# Dimension of $End(V)$ with $V$ countable dimension irreducible module over a complex algebra

Let $A$ be a $\mathbb{C}$-algebra and $V$ be an irreducible $A$-module with countable dimension. What is the dimension of $End(V)$ as $A$-module? Note that every endomorphism must be injective and surjective, because of the irreducibility of $V$. My claim (or at least my hope) is that $End(V)$ has countable dimension, but I can't see a proof of this fact.

• I made some mistakes I've just edited; however I mean irreducible module, that is a module with no bilateral submodules except himself and $(0)$. – Giuseppe Bargagnati Dec 22 '17 at 14:35
• It is much clearer now, thanks for the edits. – rschwieb Dec 22 '17 at 15:12
• Without loss of generality you can assume $V$ is a faithful $A$ module and think about right primitive rings and apply the Jacobson density theorem. – rschwieb Dec 22 '17 at 15:26
• What is “dimension” “as $A$-module”? Also, what is “countable” - infinite or not necessarily? – Dap Dec 29 '17 at 7:37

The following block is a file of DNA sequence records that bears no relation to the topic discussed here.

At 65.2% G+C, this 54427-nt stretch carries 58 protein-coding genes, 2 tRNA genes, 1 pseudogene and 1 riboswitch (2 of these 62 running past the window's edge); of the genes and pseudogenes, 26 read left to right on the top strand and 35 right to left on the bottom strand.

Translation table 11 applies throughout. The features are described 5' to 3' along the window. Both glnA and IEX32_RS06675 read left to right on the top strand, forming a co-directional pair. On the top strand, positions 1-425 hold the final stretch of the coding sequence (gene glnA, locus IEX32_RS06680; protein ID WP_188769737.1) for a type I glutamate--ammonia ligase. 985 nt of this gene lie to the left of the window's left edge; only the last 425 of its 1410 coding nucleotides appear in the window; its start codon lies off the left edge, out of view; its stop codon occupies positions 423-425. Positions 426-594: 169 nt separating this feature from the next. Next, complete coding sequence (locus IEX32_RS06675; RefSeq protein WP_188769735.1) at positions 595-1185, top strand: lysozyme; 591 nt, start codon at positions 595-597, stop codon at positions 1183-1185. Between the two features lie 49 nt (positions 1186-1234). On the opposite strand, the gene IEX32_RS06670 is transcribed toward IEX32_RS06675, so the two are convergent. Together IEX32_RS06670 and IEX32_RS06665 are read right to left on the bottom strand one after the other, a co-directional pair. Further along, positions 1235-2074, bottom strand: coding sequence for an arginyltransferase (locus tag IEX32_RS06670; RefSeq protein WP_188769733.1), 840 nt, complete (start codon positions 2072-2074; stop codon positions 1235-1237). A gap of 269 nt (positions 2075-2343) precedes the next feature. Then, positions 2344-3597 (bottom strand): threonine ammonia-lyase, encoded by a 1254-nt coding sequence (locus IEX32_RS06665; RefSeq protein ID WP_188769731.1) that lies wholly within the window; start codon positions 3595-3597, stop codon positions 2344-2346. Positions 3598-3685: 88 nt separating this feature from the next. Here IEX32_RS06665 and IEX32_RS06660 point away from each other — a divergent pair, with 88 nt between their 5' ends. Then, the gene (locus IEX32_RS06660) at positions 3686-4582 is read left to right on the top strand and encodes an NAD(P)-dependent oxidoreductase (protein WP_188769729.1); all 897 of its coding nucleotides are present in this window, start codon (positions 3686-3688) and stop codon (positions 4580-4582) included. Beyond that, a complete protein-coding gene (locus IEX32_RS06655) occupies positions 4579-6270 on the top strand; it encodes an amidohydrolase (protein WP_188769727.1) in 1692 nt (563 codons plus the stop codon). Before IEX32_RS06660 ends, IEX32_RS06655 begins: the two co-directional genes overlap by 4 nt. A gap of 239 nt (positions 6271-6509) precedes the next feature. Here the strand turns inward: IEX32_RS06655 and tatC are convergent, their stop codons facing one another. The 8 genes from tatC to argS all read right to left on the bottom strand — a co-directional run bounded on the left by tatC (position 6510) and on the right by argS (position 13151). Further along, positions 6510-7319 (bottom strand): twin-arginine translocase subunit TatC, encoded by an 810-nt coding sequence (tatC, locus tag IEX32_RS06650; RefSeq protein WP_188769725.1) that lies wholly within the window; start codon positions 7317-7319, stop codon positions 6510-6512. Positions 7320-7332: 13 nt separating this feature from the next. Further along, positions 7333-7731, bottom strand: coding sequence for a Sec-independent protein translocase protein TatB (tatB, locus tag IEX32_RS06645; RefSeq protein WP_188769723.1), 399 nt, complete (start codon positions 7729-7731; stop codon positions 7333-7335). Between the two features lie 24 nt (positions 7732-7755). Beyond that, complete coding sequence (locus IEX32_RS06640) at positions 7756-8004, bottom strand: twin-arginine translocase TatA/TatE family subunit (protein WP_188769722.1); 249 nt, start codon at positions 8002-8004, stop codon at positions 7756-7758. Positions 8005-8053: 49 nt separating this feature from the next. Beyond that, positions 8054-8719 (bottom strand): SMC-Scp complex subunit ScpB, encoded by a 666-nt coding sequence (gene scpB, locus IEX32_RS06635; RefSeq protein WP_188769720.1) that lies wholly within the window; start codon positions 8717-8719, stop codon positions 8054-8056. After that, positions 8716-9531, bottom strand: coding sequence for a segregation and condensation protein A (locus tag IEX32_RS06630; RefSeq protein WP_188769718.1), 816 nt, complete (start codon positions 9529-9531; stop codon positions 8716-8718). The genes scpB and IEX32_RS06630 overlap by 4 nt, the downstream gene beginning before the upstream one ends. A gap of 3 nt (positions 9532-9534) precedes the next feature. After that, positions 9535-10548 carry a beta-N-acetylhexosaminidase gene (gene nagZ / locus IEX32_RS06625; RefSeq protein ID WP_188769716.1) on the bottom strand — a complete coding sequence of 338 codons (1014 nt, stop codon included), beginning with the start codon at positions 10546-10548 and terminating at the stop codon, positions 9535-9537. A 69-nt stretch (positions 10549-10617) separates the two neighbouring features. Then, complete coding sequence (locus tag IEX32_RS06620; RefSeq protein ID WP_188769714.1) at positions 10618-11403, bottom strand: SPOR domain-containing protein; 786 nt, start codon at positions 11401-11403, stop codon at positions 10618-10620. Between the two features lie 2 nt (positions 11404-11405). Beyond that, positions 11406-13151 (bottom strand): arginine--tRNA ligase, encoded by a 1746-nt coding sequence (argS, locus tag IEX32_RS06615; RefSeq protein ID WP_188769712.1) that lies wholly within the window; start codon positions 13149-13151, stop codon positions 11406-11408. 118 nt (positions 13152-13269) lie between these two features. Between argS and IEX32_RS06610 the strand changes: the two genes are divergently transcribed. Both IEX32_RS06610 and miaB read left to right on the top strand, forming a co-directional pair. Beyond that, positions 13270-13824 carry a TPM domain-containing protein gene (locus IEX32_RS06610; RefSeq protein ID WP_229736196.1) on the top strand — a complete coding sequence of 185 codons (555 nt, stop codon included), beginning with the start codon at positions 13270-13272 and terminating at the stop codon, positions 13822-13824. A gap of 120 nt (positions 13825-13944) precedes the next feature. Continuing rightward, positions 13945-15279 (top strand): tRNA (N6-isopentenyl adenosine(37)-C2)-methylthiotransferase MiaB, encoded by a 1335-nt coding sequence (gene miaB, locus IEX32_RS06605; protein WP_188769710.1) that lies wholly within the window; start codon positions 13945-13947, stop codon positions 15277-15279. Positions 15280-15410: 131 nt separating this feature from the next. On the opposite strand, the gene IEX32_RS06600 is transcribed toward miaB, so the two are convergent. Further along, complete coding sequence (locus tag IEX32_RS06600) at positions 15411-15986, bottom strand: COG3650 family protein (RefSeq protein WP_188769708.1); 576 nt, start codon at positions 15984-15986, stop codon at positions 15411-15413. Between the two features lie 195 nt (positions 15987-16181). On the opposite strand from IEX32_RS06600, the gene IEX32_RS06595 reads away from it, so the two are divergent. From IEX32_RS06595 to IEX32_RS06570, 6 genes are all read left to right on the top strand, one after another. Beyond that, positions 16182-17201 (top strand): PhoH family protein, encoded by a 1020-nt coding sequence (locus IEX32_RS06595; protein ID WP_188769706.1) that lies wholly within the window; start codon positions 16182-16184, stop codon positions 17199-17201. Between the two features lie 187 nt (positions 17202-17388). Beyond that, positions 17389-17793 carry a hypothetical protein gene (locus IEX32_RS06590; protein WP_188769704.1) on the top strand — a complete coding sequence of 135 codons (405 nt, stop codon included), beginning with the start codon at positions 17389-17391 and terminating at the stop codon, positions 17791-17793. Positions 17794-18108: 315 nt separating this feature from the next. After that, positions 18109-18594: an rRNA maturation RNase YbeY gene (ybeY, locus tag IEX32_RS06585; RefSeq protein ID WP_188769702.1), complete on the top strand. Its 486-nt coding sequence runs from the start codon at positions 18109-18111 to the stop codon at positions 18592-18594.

• How is $End(V)$ an $A$-module? – Dap Dec 30 '17 at 14:09

## 1 Answer

I have tried to interpret the question as asking about dimension over $$\mathbb{C}$$ , as it is not clear what $$A$$-module structure $$End_A(V)$$ has.

If $$V$$ is a left $$A$$-module which is irreducible in the sense that it has no proper nontrivial left $$A$$-modules, then $$\dim_{\mathbb{C}} End_A(V) \leq \dim_{\mathbb C} V$$. For if $$v \in V \setminus \{0\}$$, then $$V = Av$$, and thus the $$\mathbb{C}$$-linear map \begin{align*} End_A(V) &\to V \\ \varphi &\mapsto \varphi(v) \end{align*} is injective.

Schur's Lemma tells us that every nonzero endomorphism in $$End_A(V)$$ is in fact invertible, that is, that $$End_A(V)$$ is a division algebra over $$\mathbb{C}$$ of countable dimension. While it is well known that the only finite-dimensional division algebra over $$\mathbb{C}$$ is $$\mathbb{C}$$ itself, the same result is true of division algebras $$D$$ of countable dimension, as can be seen by examining for $$a \in D \setminus \mathbb{C}$$ the set $$\{z \in \mathbb{C}: a - z \text{ is not invertible}\}$$.